Only 25% of Active Funds Beat ETFs

According to Morningstar research, only 25% of actively managed funds in Europe beat their passive counterparts - so investors should be selective when constructing their portfolio

Emma Wall 7 November, 2018 | 7:18AM

 

Emma Wall: Hello, and welcome to the Morningstar series, "Ask the Expert." I'm Emma Wall and I'm joined today by Ben Johnson, Morningstar's Global Director of ETF Research.

Hi, Ben.

Ben Johnson: Hi, Emma.

Wall: So, we're here today to talk about where active management and where passive fund management excel, and there's a really interesting study that you and your teams do called the Active/Passive Barometer. What is that study?

Johnson: Well, the Active/Passive Barometer is a way of measuring the success of active managers. And the yardstick that we use to measure their success or lack thereof in many cases is a composite of all of the various index-tracking funds, inclusive of both trackers as well as exchange-traded funds, that are available to investors in various Morningstar categories.

So, this compares active managers and active management versus real investible options that are available to investors of all stripes as an alternative.

Wall: And I think that's really interesting because quite often we say compared to a benchmark. But actually, the benchmark isn't always investible. What you are doing here is you are really saying, hey, the individual investor has these two choices or myriads of choices, I should say, and which is the best one for them. So, the European study was one of the most recent. What were the high-level findings?

Johnson: Well, at a high-level what we found in our European study really resonates with studies we've done in all corners of the globe to-date, which is that, first and foremost, active management is a difficult task, a daunting task, that most active managers fail to survive from the beginning of any given period to the end, that their odds of even surviving decline over time.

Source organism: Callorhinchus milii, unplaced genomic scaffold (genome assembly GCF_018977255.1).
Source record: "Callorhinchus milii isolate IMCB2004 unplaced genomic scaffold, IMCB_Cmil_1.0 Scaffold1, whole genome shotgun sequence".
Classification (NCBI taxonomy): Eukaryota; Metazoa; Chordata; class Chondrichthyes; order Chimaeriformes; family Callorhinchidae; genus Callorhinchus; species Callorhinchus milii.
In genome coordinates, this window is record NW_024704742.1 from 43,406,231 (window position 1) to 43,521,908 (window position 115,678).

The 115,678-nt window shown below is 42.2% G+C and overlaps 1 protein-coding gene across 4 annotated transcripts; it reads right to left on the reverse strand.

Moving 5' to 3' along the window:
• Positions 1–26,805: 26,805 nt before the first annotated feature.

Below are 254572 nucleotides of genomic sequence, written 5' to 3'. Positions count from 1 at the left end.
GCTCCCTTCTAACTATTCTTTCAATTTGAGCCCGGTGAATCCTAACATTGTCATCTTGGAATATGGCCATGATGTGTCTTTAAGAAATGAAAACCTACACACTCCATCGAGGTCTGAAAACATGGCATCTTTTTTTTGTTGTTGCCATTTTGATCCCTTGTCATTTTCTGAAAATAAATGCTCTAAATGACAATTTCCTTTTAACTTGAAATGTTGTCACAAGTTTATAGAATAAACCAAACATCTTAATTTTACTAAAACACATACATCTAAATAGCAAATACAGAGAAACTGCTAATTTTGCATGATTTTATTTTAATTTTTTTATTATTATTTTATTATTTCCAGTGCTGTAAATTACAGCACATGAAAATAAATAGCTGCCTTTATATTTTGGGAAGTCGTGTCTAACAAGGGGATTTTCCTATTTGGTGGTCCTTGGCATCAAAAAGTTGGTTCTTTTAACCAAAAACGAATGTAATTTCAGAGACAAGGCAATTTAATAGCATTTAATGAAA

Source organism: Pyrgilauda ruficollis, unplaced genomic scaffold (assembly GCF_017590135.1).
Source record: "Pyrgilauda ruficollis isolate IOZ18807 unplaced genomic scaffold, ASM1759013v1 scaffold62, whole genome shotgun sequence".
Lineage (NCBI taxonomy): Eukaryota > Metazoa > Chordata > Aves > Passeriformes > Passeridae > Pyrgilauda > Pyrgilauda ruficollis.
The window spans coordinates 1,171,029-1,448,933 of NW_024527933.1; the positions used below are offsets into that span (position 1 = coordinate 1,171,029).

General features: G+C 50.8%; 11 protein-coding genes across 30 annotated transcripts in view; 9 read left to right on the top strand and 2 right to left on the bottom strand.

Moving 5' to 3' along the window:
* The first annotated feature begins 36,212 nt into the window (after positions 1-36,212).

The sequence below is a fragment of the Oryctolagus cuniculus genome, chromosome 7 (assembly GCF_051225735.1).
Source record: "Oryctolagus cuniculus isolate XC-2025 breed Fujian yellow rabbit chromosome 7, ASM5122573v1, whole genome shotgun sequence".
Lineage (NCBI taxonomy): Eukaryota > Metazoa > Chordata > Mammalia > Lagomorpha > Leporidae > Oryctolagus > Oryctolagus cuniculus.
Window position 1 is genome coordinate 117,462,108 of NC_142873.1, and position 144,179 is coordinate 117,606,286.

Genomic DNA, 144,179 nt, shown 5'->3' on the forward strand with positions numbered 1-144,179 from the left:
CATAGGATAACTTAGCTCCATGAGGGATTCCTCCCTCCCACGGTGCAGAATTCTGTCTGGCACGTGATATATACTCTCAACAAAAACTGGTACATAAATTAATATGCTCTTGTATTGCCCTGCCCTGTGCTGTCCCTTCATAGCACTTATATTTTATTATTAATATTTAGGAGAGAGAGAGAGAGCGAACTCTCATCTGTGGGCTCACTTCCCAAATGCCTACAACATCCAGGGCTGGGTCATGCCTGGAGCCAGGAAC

So, over the 10-year lookback in our European study the biggest sort of defining sort of rod between success and failure was just simply survival, that most funds that fail to live for any given period of time, that they are either shuttered or merged into other funds.

Even amongst those that survive, many fail to thrive. It's exceedingly difficult for active managers, especially if they are charging higher fees to outperform their index peers over long periods of time. Index funds have one source of durable competitive advantage relative to active managers which is manifested in many cases in their very low fees, which are really by all of their work that we've ever done that others have done, the only real reliable predictor of future success amongst funds is fees.

Wall: And I suppose one positive thing to take from this going forward is we are seeing fee compression across the active fund space that perhaps in 10 years' time looking back it won't be quite so dire set of results. Because I believe less than 25% of active managers beat their passive peers.

Johnson: If you look at half of the 49 categories that we studied in Europe, that's exactly the case, that less than a quarter were able to survive, again and outperform their passive peers, which is pretty grim if you are an investor looking to select active managers. That's not to say that there aren't good ones out there.

Again, investors can improve their odds of finding winners by first and foremost focusing on those that charge lower costs and also being selective in terms of the categories where active managers have better odds.

So, if you look across those 49 categories that we examined, there are certain areas of the market where investors had above average odds of success. Of note, one in particular being the U.K. mid-cap category where nearly three quarters of active managers, both survived and outperformed their passive peers over long timeframes.

Wall: Ben, thank you very much.

Johnson: Thanks for having me.

Wall: This is Emma Wall for Morningstar. Thank you for watching.

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About Author

Emma Wall

Emma Wall  is Senior International Editor for Morningstar